Adoption: a mother’s story


A mum of five explains why she is so proud of the three children with Down’s syndrome that she adopted

Life with three disabled children has not been plain sailing, but fantastic support from within the education system has made it a little easier to deal with. Dorothy, the eldest, coped well in mainstream school with supported learning. At eleven, she transferred to a special school where she stayed until she was sixteen. Ian and John, though, did not manage as well. They both have behavioural difficulties, and we found that staff and children at our local school tended to mother them, rather than stimulate them; so, a special school was felt to be more appropriate.

It was after we had been married for a couple of years, and following many fertility tests, that my late husband, Roy, and I thought about adoption. The idea of adopting a disabled child came from my work at a residential hospital for people with special needs, but it wasn’t a decision taken lightly. We had to be sure we could cope, and that my daughter from a previous marriage, Sarah, would in no way suffer from our actions. After many discussions with family and friends, we decided to adopt a child with Down’s syndrome.

We first saw Dorothy in Be My Parent and adopted her in 1981. To us, she was perfect, and, while this baby turned our world upside down and inside out, we were happy.

It wasn’t long before we decided to adopt another child with Down’s syndrome, and soon we were looking after Ian. However, it was discovered that he had a very severe heart condition, and we were told it was unlikely he would live beyond another six months. We were devastated, but we had to make the decision to either go ahead with the adoption or give him up. Roy, Sarah and I spent many long, agonising hours trying to think through this cruel twist of fate. In the end, we decided that if he was going to die, he would do so being loved and cared for by people who desperately wanted him. Three months later, our adoption went ahead as planned.

We knew we wanted a third child with Down’s syndrome, but we had to make sure we could cope with three. This time, we decided to foster with a view to adoption and, in due course, John joined our family as a foster child; five years later our last adoption went through. Shortly after Roy died, I gave birth to a son, the result of our continued fertility treatment. Daniel, now eleven, and Sarah, who is married with her own children, are besotted with their sister and brothers. Dorothy, Ian and John can wind Sarah around their little fingers, and they all tend to mother Daniel, though now he’s older he doesn’t let them get away with it!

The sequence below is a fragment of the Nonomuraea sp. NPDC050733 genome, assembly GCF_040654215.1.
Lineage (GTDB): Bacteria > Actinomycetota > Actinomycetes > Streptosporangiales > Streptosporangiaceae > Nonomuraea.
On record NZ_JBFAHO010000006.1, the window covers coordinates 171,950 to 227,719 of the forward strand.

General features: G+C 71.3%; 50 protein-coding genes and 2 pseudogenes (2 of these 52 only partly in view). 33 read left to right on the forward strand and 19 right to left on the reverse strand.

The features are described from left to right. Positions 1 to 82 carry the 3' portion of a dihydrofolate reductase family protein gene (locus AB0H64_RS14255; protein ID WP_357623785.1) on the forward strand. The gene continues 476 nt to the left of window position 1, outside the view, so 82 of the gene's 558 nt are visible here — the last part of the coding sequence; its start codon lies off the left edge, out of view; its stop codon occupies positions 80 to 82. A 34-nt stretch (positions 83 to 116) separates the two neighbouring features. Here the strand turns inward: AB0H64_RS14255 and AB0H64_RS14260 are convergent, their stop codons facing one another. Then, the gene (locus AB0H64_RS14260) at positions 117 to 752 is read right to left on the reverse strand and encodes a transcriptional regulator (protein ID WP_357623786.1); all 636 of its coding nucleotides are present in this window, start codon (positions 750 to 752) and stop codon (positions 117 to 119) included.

John, who is now 25, finds many things difficult to cope with. He has thyroid problems and very little energy most of the time, and he is quite happy to sleep if we let him. Life is a never-ending round of stimulation and demands, but I am just as proud of him as of any of my other children. At the moment, John is doing a further education course at college, and it is not yet decided what he will do once it is completed.

Ian is nearly 28 and is a real strap of a man, despite a serious heart condition. He has quite severe behavioural problems and these are kept under control with medication. Ian has always been difficult to cope with, but he is full of life and fun, and I would not, for one moment, have him any other way. After a further education course, Ian did a local communities course and an IT course. In addition, he has taken NVQ Level 1 in catering, computers, literacy and many other subjects. Ian also does a work placement in catering which he thoroughly enjoys.

As for Dorothy, her disability has meant she has had to work hard to achieve her goals, but she has taken it in her stride and I feel she is an inspiration to others in her situation. Dorothy has attended our local college for four years now, first as a further education student and now as a catering student. It was her choice to take a course in catering, and the college let her do the one-year course over two years, so as not to put too much pressure on her. She passed her NVQ Level 1 in catering with excellent grades, even doing work experience at a well known football club. Now, at age 30, she regularly attends day services and has various work placements. She has worked really hard to overcome all the obstacles in her way, and is the first student with Down’s syndrome to have completed and passed the course at the college.

My children have been, and still are, a constant joy to have around, and I feel their achievements have been made possible, not only by the love, time, energy and hard work that we lavished upon them, but also by the good education and support they have received. I know that Roy would have been just as proud of all of them as I am. When I don’t feel well, or something has gone wrong, they know, and they always manage to put things right with a simple cuddle, or a “I love you, Mum”. I would certainly challenge anyone to beat that!


For more information visit:

Article first published in SEN Magazine issue 43: November/December 2009.

Barbara Thorn
Author: Barbara Thorn

+ posts


Please enter your comment!
Please enter your name here